CNBC is reporting some Wall Street analysts considering just what kind of an impact Apple would have on the HDTV market as well as the content market as we know it today. And it seems like they have already concluded that an Apple-branded HDTV is coming. Let's take a look at this this means from the market and what it means for us, between now and until Apple actually does release something.
Now, about us. Well, this is just a couple of Wall Street guys chatting among themselves. Speculating. And keep in mind that they are more often wrong than not and never has made any effort to explain the errors of their reasonings. So, here's what to expect in the short term.
According to CNBC, the people who had a hand in the global financial meltdown of 2008 and various bubbles through the last couple of decades, Apple's HDTV means that it would have secured enough content that will drive a whole 10% of cable viewers towards its ecosystem and other streaming services like Netflix and Hulu.
In effect, Apple's entry into the TV market, like it has done with other markets, legitimizes alternative means of consuming content. Ten percent is bad enough but those are likely conservative losses for the cable and satellite TV market.
Furthermore, success is almost assured for Apple given its one of a kind ecosystem as evident with iTunes and iOS in the mobile market. And with close to $70 billion in cash, Apple can leverage that as they have done in mobile by prepaying for parts. Apple has the clout and might to pay for contents years out, something that competitors, even cable companies, would have it difficult to do. Or Apple can buy the contents outright thought that is highly doubtful.
But imagine if Apple locks up an ESPN deal with the NBA or NFL for exclusive digital distribution. Pay upfront for first run movies or offer original content.
So, how does these chatter impact us, the mobile users and consumers?
First, there will be lots and lots of rumors. In the past, I've helped newcomers to all things Apple where rumors come from, what they are for, and who they are for.
Between now and the beginning of October, Apple will hold at least one even to introduce its iOS refresh: iPhone, iPod line, and Apple TV. Things will go crazy around August. While like myself, you will enjoy reading about what Apple may or may not be releasing this year, don't base your buying needs on it. Most of the rumors are made up, meant to freeze the market or keep one company or another, including Apple, on edge.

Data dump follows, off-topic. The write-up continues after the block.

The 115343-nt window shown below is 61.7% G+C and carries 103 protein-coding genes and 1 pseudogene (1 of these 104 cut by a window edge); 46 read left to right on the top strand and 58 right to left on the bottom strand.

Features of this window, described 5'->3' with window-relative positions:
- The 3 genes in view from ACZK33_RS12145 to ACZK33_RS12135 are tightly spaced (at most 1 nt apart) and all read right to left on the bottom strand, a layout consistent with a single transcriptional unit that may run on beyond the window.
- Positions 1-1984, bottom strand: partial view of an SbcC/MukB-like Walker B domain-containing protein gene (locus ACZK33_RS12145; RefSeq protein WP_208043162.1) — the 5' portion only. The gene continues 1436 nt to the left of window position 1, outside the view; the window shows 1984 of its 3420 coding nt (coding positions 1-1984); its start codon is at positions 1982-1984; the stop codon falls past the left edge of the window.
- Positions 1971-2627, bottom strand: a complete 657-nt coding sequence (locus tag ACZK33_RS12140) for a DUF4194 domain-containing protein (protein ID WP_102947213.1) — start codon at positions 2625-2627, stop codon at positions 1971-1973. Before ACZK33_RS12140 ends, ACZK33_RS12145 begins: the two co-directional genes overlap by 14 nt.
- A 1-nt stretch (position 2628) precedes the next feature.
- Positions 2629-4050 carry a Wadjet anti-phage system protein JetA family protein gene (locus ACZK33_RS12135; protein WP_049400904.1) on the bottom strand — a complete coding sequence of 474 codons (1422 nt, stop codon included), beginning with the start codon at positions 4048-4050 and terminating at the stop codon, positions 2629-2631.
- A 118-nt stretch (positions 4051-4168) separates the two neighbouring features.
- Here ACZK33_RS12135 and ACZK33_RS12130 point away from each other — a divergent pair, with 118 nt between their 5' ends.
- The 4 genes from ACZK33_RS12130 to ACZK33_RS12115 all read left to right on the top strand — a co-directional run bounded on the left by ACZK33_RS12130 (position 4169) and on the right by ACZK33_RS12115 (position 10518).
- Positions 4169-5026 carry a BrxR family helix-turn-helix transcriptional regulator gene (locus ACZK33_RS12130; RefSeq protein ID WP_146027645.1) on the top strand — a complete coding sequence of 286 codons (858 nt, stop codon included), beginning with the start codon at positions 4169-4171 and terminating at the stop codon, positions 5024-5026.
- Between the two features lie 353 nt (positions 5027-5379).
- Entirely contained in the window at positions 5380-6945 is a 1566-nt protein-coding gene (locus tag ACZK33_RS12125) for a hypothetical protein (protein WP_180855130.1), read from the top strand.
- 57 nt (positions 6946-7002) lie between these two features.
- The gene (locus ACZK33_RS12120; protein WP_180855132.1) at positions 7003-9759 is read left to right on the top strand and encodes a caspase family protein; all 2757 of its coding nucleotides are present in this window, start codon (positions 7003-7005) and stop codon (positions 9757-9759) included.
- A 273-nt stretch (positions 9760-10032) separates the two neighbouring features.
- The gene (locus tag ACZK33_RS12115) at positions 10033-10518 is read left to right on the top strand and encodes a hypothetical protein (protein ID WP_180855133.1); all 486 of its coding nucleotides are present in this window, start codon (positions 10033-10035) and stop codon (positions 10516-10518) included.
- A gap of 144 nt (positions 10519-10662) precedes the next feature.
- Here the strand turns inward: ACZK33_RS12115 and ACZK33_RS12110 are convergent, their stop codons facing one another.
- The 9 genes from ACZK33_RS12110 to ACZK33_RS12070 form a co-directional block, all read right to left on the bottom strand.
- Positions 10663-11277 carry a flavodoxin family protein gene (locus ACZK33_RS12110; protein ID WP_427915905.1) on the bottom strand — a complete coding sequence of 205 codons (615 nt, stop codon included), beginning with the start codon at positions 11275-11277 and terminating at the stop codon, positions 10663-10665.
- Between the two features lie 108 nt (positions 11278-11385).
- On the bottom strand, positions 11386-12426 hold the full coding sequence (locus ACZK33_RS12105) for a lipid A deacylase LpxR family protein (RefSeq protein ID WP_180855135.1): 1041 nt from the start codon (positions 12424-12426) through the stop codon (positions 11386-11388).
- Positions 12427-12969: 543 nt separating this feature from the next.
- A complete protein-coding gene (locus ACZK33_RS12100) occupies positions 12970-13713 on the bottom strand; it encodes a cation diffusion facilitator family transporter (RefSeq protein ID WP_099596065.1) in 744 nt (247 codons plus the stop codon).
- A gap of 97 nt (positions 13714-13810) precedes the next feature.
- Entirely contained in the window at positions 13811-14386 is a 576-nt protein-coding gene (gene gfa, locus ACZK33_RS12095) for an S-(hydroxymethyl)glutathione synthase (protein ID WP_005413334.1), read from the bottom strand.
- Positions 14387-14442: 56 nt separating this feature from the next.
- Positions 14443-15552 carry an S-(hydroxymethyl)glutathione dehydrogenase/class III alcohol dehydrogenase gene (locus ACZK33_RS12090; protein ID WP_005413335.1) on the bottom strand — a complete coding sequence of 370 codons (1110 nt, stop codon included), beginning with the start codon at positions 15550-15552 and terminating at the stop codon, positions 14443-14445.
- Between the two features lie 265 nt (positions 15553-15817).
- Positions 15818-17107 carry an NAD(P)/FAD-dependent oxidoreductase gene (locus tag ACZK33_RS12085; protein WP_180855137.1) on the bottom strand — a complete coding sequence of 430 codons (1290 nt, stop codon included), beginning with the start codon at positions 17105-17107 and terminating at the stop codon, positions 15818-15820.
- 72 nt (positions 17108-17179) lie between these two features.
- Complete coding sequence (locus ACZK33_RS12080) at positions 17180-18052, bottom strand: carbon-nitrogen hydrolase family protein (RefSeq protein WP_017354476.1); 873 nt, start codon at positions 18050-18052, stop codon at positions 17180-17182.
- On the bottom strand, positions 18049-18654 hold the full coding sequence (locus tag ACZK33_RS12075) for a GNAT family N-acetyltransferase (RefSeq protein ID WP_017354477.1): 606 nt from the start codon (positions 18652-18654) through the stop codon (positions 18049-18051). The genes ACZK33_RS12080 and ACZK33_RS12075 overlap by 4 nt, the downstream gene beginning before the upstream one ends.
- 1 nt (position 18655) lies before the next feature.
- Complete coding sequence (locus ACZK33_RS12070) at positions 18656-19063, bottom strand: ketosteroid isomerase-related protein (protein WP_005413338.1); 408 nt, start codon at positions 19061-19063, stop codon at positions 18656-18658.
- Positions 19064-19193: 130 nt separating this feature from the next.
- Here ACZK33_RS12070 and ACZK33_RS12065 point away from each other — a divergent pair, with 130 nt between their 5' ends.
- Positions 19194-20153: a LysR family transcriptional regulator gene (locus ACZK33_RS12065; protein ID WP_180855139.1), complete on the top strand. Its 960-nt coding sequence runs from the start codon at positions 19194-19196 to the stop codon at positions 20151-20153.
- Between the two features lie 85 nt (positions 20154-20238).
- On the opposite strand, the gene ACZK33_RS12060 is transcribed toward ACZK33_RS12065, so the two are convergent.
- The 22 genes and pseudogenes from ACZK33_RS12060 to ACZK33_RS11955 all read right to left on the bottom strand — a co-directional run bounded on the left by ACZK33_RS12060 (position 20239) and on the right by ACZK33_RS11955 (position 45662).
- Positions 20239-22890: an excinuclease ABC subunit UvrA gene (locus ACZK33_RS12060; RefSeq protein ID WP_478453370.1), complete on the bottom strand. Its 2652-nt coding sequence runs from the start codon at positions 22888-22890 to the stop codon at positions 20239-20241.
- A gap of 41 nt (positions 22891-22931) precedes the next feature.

Some rumors will be spread by Apple - particularly through NY Times or the Wall Street Journal. Those, while fun to read, are meant for Apple's competitors, Google, Microsoft, Amazon, etc.
Rumors from the blogs work the same way but most are made up or speculations made to sound like rumors.
But when Apple releases its HDTV, though I can see why they need to since Apple TV works just fine as a conduit between iTunes, contents, iOS devices, and the user, we can expect a radically different way to pay and interact with the content. Yes, interact. Through iPad or the iPhone. It could also be about gaming as well.
However, I cannot see why Apple needs to release its own TV or how HDTV will be any more different from those already on the market. Apple's offering could be differentiated by what is built-in: could be a build in Apple TV running iOS. Instead of an Apple TV hooked up to a regular HDTV now, it would be an integrated HDTV like the iMac is.
I'm not sure that would enough to get consumers, except those who absolutely must have an Apple logo on their TV, to consider it.
Hey, I'm all for competition and if Apple does enter the HDTV market and drive innovation and pricing down, I'll be pulling for them.